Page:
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Given for the Saints at Medicalodge, Neosho, MO, 3/4/07.

"Out of the depths have I cried unto Thee, O LORD" (Ps. 130:1).

Last Sunday, a tiny old lady was wheeled by the charge nurse into the Parlor where we have our Medicalodge service. I welcomed her as I was passing out hymn books, and asked if she'd like one. She seemed confused about what it was, so I told her again and asked if she wanted one. She mumbled something I didn't get and then added, "I'm looking for church." I told her she had found it, and invited her to sing with us. As we were singing, she turned her chair around and around and finally wheeled herself out of the room. I smiled at the rest of the group and said, "We didn't look like church to her." One of the regulars told me that the woman's "mind had been bad for a few days." It was a great introduction to discuss the religious "boxes" we all know, called denominations. My take on that is that people and families gravitate to groups where they feel most comfortable. Intellectuals who desire mental stimulation probably will end up in the Presbyterian, Methodist or Episcopalian churches. Emotional, intuitive types usually opt for the Baptist, Pentecostal, or Charismatic churches, where they can feel their feelings, and worship in an unrestrained manner which would horrify the "chosen frozen" members in the liturgical churches.

In his book, Your God is Too Small, J. B. Phillips first drew my attention to how different denominations had God in their particular doctrinal box. When I was thinking about this subject, a good friend sent me an e-mail with an excerpt from Phillip's book which I want to share:

"There are doubtless many reasons for the degeneration of Christianity into churchiness, and the narrowing of the Gospel for all mankind into a set of approved beliefs; but the chief cause must be the worship of an inadequate god: a cramped and regulated god who is a 'good churchman' according to the formulas of the worshipper. For actual behavior infallibly betrays the real object of the man's worship. All Christians, whatever their Church, would of course instantly repudiate the idea that their god was a super-example of their own denomination. Nevertheless, beneath the conscious critical level of the mind it is perfectly possible for the Anglo-Catholic, for example, to conceive God as particularly pleased with Anglo-Catholicism, doubtful about Evangelicalism, and frankly displeased by all forms of Non-conformity... The ultra-low Churchman on the other hand must admit, if he is honest, that the God whom he worships disapproves most strongly of vestments, incense, and candles on the altar. The tragedy of these examples, is not difference of opinion, which will probably be with us till the Day of Judgment, but the outrageous folly and damnable sin of trying to regard God as the Party Leader of a particular point of view." (End Quote).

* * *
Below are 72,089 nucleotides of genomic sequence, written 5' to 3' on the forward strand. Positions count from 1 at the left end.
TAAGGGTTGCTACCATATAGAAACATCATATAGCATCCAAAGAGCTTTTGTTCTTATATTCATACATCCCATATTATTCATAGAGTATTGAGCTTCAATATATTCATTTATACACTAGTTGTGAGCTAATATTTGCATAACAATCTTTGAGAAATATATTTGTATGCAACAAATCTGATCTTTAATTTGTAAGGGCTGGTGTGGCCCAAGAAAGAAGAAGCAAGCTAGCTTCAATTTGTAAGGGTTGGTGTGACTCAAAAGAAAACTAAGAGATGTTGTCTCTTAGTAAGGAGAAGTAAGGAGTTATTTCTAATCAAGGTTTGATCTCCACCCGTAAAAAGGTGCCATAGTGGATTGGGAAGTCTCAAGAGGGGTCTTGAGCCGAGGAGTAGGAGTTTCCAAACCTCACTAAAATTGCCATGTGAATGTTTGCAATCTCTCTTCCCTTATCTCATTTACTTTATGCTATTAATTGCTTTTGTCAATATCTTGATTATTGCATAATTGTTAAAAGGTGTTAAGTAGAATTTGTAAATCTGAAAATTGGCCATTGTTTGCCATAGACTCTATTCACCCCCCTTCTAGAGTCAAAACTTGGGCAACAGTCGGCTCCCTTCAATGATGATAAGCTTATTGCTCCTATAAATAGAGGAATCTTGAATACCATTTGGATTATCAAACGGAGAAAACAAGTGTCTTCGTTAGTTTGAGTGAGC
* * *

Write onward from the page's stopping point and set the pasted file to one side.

All of us have been guilty of this kind of categorizing, judging, or pigeonholing each other and by extension, of God Himself. The Fundamentalists, for instance, take Paul's admonition to the Corinthians, "Let all things be done decently and in order" (I Cor. 14:40), to mean "no rowdy stuff, like speaking in tongues in church." The Corinthians themselves, however, experienced all the Spiritual gifts in their worship services, and the same folks who want orderly services forget that Paul also said, "So, my brethren, earnestly desire to prophesy, and do not forbid speaking in tongues" (I Cor. 14:39). I have a friend who received the Baptism in the Spirit accompanied by the gift of tongues. She was a member of a Fundamentalist church which did not believe the gifts survived after the last Apostle died. She told me that the Spirit flooded her during the Sunday morning service one day and she burst out in tongues. Needless to say, she did not remain a member in good standing with that church and was asked to leave.

Many of us grew up in Christian homes, for which I'm very grateful, but the downside of it, is that we had no knowledge or exposure to any doctrinal concepts other than the ones espoused by the church our family attended. If our church of choice taught that they were right and everyone else was wrong, it set us up to be prejudiced, judgmental and condescending toward others who didn't believe what we did. We were in a box, though we didn't know it, and of course, we believed God was only in our box, not in any of the many other boxes.

If God called us out of that church box, Phillips said, into a little bigger one, we knew God was in that bigger box as well, without realizing that it was still a box. There's no freedom in a box, after all, which is very much like a grave, keeping us in and others out. Freedom is as wonderful as the air we breathe, but as the poster says, "Freedom isn't free." It will cost us dearly, but the "light affliction" works a far more exceeding and eternal weight of glory.